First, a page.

Thornton added that the results of the interviews showed that "absent Mrs. Norton's tax problems, the race would be over completely."

Norton, who headed the Equal Employment Opportunity Commission in the Carter administration and is now a Georgetown University law professor, has said her husband, Edward, handled their finances and that she did not know he had failed to file their tax returns for tax years 1982 through 1989.

In the interviews, many residents said they could not believe someone would be so unaware of something as basic as filing income taxes.

"The woman purports to be a legal scholar and professor, and to pull the old dumb blonde routine is beyond the pale," said Gabrielle Hill, 50, an educator who lives in Ward 6. "She's been futzing and fuddling on this for enough weeks and has had a number of chances to turn it around and it's gotten worse. Every time I read about it, it gets worse."

Hill said she would vote for Singleton, though "I'm not that comfortable with my knowledge about his background."

"Somewhat reluctantly, I'm supporting Singleton," said Josephine Dudley, 79, a Ward 3 resident. "I would have normally voted for Norton until she got into all this tax mess. I think anybody ought to take care of their affairs a little better than that. I think she tried to get out of it and cover it over and hasn't come completely clean yet. Maybe if she did, I'd think about it, but it's probably too late."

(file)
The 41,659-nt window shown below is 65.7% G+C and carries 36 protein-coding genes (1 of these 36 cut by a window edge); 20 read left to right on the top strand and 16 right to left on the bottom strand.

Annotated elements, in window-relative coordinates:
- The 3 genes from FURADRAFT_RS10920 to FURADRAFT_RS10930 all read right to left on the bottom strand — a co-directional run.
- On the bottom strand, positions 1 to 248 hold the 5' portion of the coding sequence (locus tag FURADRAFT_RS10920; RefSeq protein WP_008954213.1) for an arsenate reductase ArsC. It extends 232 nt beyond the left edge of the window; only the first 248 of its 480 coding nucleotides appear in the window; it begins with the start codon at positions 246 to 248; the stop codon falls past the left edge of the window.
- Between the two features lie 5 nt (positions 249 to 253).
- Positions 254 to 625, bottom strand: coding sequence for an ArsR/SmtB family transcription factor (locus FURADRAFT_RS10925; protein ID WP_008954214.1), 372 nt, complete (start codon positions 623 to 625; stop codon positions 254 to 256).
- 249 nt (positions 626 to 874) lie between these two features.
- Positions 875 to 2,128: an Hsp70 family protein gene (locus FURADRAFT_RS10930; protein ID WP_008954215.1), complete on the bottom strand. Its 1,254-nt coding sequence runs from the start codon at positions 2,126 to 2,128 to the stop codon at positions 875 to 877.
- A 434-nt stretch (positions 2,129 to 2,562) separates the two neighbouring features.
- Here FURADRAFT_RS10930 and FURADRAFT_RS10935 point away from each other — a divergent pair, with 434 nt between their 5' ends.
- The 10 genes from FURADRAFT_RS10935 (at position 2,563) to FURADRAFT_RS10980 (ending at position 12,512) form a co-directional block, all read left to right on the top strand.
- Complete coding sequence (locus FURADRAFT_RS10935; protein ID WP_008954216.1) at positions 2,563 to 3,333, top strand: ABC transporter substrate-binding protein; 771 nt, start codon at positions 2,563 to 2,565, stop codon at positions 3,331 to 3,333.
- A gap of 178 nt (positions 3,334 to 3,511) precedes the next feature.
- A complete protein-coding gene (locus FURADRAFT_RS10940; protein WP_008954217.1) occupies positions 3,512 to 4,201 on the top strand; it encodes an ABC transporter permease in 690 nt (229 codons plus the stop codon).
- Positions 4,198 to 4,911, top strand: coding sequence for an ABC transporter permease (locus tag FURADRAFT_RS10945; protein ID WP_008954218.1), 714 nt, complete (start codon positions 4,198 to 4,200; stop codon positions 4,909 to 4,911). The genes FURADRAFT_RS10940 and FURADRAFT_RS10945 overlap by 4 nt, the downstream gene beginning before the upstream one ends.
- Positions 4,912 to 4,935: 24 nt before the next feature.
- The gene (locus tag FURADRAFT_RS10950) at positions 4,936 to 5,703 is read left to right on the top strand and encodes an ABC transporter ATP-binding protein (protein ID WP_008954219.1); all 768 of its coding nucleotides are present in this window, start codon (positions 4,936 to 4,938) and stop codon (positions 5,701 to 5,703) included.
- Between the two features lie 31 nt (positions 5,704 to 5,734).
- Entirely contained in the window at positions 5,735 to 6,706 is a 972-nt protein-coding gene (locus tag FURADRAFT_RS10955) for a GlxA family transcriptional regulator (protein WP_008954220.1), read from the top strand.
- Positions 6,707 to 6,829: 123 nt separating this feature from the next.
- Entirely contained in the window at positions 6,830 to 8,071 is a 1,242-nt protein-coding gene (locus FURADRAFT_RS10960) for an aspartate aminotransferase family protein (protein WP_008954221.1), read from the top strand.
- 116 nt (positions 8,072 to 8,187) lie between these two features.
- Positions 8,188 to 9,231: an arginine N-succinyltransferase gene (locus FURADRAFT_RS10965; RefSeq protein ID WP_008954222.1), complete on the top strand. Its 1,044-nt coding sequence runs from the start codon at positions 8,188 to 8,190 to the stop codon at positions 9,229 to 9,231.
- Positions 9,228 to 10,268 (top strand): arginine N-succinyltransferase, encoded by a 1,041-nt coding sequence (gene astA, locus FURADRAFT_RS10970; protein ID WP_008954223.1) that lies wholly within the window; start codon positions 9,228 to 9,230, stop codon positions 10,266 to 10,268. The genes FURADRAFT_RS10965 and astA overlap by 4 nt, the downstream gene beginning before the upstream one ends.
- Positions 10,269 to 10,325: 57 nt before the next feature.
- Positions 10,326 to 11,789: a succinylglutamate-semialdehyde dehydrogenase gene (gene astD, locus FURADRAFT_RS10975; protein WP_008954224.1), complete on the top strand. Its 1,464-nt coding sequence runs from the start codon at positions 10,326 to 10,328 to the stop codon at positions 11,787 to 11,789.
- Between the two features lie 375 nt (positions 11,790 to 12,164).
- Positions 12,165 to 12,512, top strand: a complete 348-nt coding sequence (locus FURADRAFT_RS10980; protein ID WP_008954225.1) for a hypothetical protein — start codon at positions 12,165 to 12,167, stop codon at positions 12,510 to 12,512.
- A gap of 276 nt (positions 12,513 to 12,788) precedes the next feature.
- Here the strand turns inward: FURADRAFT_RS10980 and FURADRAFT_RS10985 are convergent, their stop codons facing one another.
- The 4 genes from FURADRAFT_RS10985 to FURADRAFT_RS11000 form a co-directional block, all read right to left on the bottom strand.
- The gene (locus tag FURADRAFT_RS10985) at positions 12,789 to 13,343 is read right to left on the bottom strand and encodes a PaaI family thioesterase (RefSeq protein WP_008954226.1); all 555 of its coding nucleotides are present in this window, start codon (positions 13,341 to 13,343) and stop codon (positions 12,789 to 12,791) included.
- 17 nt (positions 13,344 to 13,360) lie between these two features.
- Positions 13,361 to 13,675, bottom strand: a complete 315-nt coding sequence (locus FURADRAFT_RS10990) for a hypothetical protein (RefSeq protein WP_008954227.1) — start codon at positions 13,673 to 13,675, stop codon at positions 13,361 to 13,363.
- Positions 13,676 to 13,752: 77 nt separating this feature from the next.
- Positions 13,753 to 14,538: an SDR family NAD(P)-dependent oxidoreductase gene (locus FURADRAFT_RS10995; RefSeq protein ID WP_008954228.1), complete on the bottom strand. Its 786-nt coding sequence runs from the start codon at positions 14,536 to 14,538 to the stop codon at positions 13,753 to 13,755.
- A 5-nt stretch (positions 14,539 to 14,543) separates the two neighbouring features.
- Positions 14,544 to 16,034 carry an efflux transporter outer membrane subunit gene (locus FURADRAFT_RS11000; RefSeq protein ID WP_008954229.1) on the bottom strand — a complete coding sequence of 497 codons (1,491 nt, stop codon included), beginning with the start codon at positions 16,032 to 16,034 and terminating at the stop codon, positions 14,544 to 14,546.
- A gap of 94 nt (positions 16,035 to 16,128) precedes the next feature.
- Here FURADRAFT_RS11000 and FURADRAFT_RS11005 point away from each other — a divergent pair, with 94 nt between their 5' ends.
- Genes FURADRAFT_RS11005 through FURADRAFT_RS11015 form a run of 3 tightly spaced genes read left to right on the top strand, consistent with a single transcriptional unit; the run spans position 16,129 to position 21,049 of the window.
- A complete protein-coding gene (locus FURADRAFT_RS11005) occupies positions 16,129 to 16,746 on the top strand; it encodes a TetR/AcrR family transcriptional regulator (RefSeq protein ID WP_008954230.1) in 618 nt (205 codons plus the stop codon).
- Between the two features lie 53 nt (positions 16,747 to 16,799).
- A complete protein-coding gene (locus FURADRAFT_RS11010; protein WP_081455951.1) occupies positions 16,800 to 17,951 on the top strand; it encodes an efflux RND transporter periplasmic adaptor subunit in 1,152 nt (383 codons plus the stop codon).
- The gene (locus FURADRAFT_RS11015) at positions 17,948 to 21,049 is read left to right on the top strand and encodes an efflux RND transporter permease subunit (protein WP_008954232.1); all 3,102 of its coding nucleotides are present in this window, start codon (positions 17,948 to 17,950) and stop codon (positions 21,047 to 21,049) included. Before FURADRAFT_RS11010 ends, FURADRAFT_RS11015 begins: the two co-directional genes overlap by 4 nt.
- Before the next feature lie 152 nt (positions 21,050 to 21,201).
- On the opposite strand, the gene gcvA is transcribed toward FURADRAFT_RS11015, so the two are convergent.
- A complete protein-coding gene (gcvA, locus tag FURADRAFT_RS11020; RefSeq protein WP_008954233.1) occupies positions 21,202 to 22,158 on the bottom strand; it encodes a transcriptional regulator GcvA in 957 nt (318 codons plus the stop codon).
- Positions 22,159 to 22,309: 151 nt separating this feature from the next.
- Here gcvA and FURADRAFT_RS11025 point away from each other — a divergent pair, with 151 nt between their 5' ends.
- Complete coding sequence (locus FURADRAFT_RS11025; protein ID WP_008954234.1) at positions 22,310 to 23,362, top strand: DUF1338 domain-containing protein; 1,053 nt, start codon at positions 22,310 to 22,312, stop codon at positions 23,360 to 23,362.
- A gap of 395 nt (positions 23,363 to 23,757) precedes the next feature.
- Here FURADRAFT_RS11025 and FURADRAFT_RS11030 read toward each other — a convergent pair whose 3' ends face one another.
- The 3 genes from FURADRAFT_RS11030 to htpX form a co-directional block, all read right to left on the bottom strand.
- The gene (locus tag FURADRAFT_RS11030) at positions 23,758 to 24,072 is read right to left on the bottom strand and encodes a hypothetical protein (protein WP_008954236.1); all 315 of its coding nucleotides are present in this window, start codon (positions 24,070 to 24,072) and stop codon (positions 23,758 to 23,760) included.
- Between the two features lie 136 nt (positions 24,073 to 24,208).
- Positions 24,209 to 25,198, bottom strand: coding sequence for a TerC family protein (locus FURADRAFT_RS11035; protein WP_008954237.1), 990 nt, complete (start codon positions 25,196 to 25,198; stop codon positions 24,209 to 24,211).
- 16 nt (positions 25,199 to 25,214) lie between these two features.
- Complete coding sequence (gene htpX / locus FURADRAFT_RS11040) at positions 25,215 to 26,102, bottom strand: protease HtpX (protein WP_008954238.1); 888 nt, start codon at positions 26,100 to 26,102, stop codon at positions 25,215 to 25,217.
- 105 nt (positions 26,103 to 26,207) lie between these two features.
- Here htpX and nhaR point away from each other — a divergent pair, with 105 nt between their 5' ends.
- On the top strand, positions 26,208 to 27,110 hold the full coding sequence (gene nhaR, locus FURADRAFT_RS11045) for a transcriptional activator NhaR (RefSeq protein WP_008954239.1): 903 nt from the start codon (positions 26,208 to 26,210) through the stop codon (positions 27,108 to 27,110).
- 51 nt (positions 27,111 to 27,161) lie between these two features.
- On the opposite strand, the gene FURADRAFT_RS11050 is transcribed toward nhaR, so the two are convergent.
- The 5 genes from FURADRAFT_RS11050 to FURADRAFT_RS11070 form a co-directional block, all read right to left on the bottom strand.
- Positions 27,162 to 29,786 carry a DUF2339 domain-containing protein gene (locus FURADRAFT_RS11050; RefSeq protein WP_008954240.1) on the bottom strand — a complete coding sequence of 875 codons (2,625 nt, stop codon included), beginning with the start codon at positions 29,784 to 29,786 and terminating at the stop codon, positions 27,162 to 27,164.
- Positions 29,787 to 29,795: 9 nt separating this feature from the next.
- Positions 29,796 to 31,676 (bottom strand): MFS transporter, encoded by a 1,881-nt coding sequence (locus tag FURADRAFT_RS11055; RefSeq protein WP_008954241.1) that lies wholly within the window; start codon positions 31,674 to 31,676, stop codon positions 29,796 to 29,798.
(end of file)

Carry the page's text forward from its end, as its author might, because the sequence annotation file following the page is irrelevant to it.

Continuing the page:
Norton's campaign manager, Donna Brazile, said yesterday that her own sampling shows Norton with "a nice, huge lead." She characterized that support as "very hard," but acknowledged that about a third of all voters remain undecided, in large part because of the tax issue.

Singleton campaign officials declined to comment about the interviews.

Brazile said that Norton would garner a large share of the undecided voters because "people have a tendency to look at someone's record and in the case of Ms. Norton, she has a wonderful record of achievement in the field of civil rights."

Charles A. Harris, 44, a Metro employee who lives in Ward 5, said Norton had "an outstanding record" at the EEOC, adding that she has been "unfairly chastised as far as her tax situation is concerned."